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Science, Evolution, and Creationism, by the National Academies, focuses on teaching evolution in today's classrooms. Check out the other publications in our online store.

Climate and Global Change

Warm near the equator and cold at the poles, our planet is able to support a variety of living things because of its diverse regional climates. The average of all these regions makes up Earth's global climate. Climate has cooled and warmed throughout Earth history for various reasons. Rapid warming like we see today is unusual in the history of our planet. The scientific consensus is that climate is warming as a result of the addition of heat-trapping greenhouse gases which are increasing dramatically in the atmosphere as a result of human activities.

Earth's global average surface <a
  href="/earth/climate/ipcc_feb2007.html&edu=elem&dev=1">warming</a> relative to the
  1980-1999 average over the past 100 years is shown in the black line.
  Predictions of the amount of warming in the future are shown by the red,
  green, and purple lines. These predictions, developed with <a
  href="/earth/climate/cli_models.html&edu=elem&dev=1">computer models</a>, make different
  assumptions about how many <a
  href="/earth/climate/cli_greengas.html&edu=elem&dev=1">greenhouse gases</a> we release into the
  atmosphere in the future.<p><small><em> A Windows to the Universe image based on a graph from the IPCC 4th Assessment Report</em></small></p><a href="/earth/climate/cli_define.html&edu=elem&dev=1">Regional climate</a> is
the average weather pattern in a place over more than thirty years,
including the variations in
<a href="/earth/climate/cli_seasons.html&edu=elem&dev=1">seasons</a>.
The climate of a region depends on many factors including sunlight,
altitude, topography, and proximity to oceans. Since the equatorial regions
receive more sunlight than the poles, climate varies with
<a href="/earth/climate/cli_latitude.html&edu=elem&dev=1">latitude</a>.
This image shows how sea surface temperatures change at different latitudes.<p><small><em>Image courtesy of NOAA.  Public domain.</em></small></p><b><i>Looking for online resources to use in support of climate change education?</i></b>  Our <a href="/teacher_resources/climate.html&edu=elem&dev=1">Climate Change Educator Resources page</a> provides links to online content, classroom activities, interactives, and videos as well as resources provided by other leading organizations and agencies on this topic.  Our <a href="/teacher_resources/climate_change_course.html&edu=elem&dev=1">Climate Change Course Content page</a> provides links to online content for a range of climate change associated topics.<p><small><em>Image courtesy of   Mila Zinkova, Creative Commons Attribution ShareAlike license</em></small></p>How did life evolve on <a href="/earth/earth.html&edu=elem&dev=1">Earth</a> during the <a href="/earth/past/Archean.html&edu=elem&dev=1">Archean</a>, when the <a href="/sun/sun.html&edu=elem&dev=1">Sun</a> was about 25% weaker than today?  The Earth should have been <a href="/earth/polar/cryosphere_glacier1.html&edu=elem&dev=1">glaciated</a>, if <a href="/earth/climate/earth_greenhouse.html&edu=elem&dev=1">greenhouse</a> gas concentration was the same as today.  <a href="http://www.manchester.ac.uk/aboutus/news/display/?id=10798">Researchers</a> studying the <a href="/physical_science/physics/atom_particle/isotope.html&edu=elem&dev=1">isotopic</a> signatures of Earth's early atmosphere in <a href="/earth/geology/rocks_intro.html&edu=elem&dev=1">rocks</a> from Northern Australia have ruled out high levels of <a href="/physical_science/chemistry/nitrogen_molecular.html&edu=elem&dev=1">nitrogen</a> as a possible way to increase warming from <a href="/earth/Atmosphere/overview.html&edu=elem&dev=1">atmospheric</a> <a href="/physical_science/chemistry/carbon_dioxide.html&edu=elem&dev=1">carbon dioxide</a>.<p><small><em>Image courtesy of Manchester University</em></small></p>Scientists are concerned that melting Arctic sea ice will increase the amount of fresh water in the <a href="/earth/polar/arctic_currents.html&edu=elem&dev=1">Beaufort Gyre</a>, which could spill out into the Atlantic and cause major climate shifts in North America and Western Europe. Watch the <a href="/earth/changing_planet/freshwater_arctic.html&edu=elem&dev=1">Changing Planet: Fresh Water in the Arctic video</a>.<p><small><em> Courtesy of Jack Cook, WHOI (<a href="http://www.whoi.edu">Woods Hole Oceanographic Institute</a>)</em></small></p><b><i>Looking for online resources about climate and climate change for your classroom?</i></b> Windows to the Universe is a free interlinked learning ecosystem to a wealth of resources on our site and elsewhere that support you on these topics, including <a href="/teacher_resources/climate_change_course.html&edu=elem&dev=1">course readings</a>,  <a href="/php/teacher_resources/activity.php#6">classroom activities and presentations</a>, and online interactives.  Our <a href="/teacher_resources/climate.html&edu=elem&dev=1">Climate Change Education Resources page</a> provides links to content you can use right away in the classroom!<p><small><em>   Ute Kaden/PolarTREC</em></small></p>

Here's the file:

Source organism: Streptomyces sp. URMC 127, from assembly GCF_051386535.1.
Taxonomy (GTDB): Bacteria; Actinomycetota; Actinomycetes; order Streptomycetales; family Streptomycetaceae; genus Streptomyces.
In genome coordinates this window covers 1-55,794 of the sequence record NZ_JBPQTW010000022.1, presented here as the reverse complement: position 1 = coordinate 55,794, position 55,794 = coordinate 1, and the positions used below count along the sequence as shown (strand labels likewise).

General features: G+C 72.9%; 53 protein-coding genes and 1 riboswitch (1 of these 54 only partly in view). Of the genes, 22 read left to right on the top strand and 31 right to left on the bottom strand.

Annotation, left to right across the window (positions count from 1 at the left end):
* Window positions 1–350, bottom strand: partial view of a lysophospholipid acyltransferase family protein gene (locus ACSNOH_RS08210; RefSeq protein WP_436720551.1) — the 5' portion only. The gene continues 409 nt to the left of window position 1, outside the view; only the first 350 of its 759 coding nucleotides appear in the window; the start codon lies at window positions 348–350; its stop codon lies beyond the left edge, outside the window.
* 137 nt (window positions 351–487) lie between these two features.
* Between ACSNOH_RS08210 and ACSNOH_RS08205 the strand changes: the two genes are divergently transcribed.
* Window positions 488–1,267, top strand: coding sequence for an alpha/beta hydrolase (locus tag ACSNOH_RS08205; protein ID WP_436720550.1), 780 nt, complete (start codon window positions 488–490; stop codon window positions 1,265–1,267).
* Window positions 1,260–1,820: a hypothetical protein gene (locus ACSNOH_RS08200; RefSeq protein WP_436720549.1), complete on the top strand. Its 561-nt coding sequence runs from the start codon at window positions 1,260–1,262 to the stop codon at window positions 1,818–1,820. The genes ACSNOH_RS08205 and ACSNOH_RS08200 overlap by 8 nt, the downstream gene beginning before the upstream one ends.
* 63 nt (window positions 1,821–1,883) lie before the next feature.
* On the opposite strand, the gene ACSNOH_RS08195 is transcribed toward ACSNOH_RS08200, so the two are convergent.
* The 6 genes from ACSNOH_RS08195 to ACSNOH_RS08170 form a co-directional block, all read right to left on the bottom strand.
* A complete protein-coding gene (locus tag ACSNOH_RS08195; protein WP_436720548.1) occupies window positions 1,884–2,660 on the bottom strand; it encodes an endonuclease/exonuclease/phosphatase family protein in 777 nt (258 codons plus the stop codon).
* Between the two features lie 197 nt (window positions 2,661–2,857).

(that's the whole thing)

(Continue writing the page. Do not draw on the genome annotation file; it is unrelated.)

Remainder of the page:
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Windows to the Universe, a project of the National Earth Science Teachers Association, is sponsored in part by the National Science Foundation and NASA, our Founding Partners (the American Geophysical Union and American Geosciences Institute) as well as through Institutional, Contributing, and Affiliate Partners, individual memberships and generous donors. Thank you for your support! NASA AGU AGI NSF